A systematic analysis of ultrastructural lesions in the Plasmodium coatneyi splenectomized rhesus macaque model of severe malaria.
Lombardini ED., Turner GDH., Brown AE., Inamnuay L., Kaewamatawong T., Sunyakumthorn P., Ferguson DJP.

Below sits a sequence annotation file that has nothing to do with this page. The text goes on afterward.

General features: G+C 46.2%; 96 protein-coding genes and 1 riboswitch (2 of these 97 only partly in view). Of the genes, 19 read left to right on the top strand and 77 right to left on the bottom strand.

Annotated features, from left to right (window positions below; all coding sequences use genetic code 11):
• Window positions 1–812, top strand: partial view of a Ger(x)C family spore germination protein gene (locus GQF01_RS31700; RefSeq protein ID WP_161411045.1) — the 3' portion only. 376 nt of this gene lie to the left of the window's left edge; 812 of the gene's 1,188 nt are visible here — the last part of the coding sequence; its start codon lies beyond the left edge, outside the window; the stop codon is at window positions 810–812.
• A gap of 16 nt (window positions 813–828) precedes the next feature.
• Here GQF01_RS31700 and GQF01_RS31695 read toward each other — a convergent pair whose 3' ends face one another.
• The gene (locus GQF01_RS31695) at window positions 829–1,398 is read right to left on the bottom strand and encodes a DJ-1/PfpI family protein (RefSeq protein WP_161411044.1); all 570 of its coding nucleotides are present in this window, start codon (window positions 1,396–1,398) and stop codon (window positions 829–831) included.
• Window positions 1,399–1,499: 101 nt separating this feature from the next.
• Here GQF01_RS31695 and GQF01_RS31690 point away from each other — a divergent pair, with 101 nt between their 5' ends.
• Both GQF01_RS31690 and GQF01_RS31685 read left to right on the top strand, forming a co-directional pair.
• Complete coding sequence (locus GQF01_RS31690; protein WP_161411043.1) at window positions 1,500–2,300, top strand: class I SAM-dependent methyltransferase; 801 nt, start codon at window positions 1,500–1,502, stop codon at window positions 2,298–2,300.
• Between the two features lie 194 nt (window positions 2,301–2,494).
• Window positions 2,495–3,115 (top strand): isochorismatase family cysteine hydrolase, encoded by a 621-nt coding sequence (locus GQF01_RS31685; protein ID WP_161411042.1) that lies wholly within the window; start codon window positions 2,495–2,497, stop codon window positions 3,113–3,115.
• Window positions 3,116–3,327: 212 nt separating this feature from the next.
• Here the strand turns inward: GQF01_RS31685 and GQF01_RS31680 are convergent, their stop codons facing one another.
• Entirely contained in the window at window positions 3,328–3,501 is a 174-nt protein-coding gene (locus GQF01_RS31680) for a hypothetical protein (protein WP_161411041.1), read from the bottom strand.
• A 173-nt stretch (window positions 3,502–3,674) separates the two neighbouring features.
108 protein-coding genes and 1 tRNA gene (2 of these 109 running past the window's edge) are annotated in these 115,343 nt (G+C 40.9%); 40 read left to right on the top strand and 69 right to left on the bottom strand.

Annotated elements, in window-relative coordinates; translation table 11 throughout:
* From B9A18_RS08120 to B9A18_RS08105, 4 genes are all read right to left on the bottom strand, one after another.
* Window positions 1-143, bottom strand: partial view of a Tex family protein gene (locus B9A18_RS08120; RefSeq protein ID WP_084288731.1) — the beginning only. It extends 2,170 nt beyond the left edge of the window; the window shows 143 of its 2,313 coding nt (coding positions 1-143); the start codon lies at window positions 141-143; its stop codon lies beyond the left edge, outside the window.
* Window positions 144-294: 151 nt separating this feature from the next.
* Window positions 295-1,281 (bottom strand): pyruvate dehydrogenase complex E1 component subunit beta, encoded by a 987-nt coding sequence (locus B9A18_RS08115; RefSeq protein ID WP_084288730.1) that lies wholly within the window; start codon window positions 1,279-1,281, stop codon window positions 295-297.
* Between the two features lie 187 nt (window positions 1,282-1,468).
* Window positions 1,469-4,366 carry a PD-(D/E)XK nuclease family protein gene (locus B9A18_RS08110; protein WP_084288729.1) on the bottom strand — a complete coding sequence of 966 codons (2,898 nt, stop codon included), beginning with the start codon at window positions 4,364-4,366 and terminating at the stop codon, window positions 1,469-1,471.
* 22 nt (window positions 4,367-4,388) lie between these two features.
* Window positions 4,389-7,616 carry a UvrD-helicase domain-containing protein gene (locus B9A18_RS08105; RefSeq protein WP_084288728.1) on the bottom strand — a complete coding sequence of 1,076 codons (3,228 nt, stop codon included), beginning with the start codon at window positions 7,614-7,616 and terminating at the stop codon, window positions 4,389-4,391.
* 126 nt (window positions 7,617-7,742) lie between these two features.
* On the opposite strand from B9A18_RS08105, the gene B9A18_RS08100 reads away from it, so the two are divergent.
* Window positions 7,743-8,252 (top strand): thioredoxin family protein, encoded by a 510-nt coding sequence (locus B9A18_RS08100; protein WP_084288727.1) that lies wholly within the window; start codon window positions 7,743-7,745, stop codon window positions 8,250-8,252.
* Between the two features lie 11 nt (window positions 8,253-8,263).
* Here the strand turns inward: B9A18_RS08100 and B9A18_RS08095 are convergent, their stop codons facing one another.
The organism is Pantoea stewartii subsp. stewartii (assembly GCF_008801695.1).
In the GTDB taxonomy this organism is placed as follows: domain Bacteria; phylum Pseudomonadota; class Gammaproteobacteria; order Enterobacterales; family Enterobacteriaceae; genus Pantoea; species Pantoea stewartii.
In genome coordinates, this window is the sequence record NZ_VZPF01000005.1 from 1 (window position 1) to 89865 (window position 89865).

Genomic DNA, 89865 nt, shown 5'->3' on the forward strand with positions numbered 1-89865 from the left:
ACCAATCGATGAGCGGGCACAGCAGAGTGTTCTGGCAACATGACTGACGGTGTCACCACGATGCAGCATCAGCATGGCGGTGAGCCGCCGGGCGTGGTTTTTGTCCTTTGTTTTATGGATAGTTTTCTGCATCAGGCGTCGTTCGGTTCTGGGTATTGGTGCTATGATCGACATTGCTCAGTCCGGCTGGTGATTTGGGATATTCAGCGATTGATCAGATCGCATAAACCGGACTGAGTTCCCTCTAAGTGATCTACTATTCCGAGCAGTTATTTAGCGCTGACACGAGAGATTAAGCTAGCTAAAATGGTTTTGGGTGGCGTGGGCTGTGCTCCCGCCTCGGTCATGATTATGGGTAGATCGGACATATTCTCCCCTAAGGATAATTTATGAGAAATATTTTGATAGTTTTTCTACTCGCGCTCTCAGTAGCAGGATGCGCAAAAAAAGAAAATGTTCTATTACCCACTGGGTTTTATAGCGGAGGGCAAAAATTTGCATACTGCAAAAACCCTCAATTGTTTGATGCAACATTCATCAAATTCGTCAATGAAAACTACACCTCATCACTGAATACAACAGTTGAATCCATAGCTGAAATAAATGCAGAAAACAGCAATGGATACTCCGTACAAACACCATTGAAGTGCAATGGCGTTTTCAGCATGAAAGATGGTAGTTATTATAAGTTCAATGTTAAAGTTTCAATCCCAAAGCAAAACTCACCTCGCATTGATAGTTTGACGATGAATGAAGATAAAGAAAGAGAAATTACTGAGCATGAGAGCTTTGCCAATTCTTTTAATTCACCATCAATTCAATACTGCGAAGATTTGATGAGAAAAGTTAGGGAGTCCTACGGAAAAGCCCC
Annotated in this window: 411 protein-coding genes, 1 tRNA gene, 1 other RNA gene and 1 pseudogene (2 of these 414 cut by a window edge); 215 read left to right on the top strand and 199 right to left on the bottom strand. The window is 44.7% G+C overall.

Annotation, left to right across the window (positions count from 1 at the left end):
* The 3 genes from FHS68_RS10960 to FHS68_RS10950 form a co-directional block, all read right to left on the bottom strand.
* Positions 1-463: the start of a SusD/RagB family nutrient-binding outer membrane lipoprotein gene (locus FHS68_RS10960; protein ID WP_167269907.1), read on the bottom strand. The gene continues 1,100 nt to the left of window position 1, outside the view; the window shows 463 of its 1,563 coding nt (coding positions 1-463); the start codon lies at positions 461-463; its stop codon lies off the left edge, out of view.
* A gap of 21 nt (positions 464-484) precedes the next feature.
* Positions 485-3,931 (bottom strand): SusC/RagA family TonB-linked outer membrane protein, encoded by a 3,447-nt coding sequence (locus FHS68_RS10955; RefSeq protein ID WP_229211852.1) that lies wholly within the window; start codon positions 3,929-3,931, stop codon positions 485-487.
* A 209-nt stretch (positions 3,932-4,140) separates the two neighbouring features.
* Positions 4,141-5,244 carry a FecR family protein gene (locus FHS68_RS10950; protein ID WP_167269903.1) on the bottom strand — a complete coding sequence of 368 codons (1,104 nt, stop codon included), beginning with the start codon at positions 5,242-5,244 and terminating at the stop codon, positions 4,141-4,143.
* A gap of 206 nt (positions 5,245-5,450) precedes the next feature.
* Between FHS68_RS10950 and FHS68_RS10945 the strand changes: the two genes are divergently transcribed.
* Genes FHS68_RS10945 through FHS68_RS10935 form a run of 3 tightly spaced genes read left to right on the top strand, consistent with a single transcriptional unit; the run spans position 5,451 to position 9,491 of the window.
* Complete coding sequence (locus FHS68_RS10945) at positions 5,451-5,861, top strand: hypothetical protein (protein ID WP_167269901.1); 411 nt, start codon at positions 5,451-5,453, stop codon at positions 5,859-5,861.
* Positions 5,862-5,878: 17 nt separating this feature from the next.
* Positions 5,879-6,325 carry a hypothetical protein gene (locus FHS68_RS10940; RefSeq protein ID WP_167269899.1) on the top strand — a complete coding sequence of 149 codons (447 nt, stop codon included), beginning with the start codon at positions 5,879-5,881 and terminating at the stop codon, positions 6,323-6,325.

Plasmodium falciparum remains one of the world's deadliest diseases and with ongoing concerns of evolving drug resistance, there is a need for continued refinement of the Plasmodium coatneyi infection model in macaques to study severe malaria. As such, the systemic ultrastructural lesions associated with P. coatneyi infection in splenectomized rhesus macaques was evaluated in 6 animals. Autopsy samples from multiple areas of the central nervous system (CNS), kidneys, heart, liver, and lungs of all 6 animals were processed for electron microscopy. A systematic analysis of the ultrastructural changes associated with the plasmodium was undertaken by multiple pathologists to ensure consensus. All tissues exhibited marked sequestration of infected red blood cells comprised either of cytoadherence to endothelium or rosette formation, associated with variable degrees of host cell damage in a range of tissues that in severe cases resulted in necrosis. This is the first complete systemic evaluation of ultrastructural tissue lesions in P. coatneyi-infected rhesus macaques, and the findings have important implications evaluating of the use of this model for the study of severe malaria caused by P. falciparum in humans.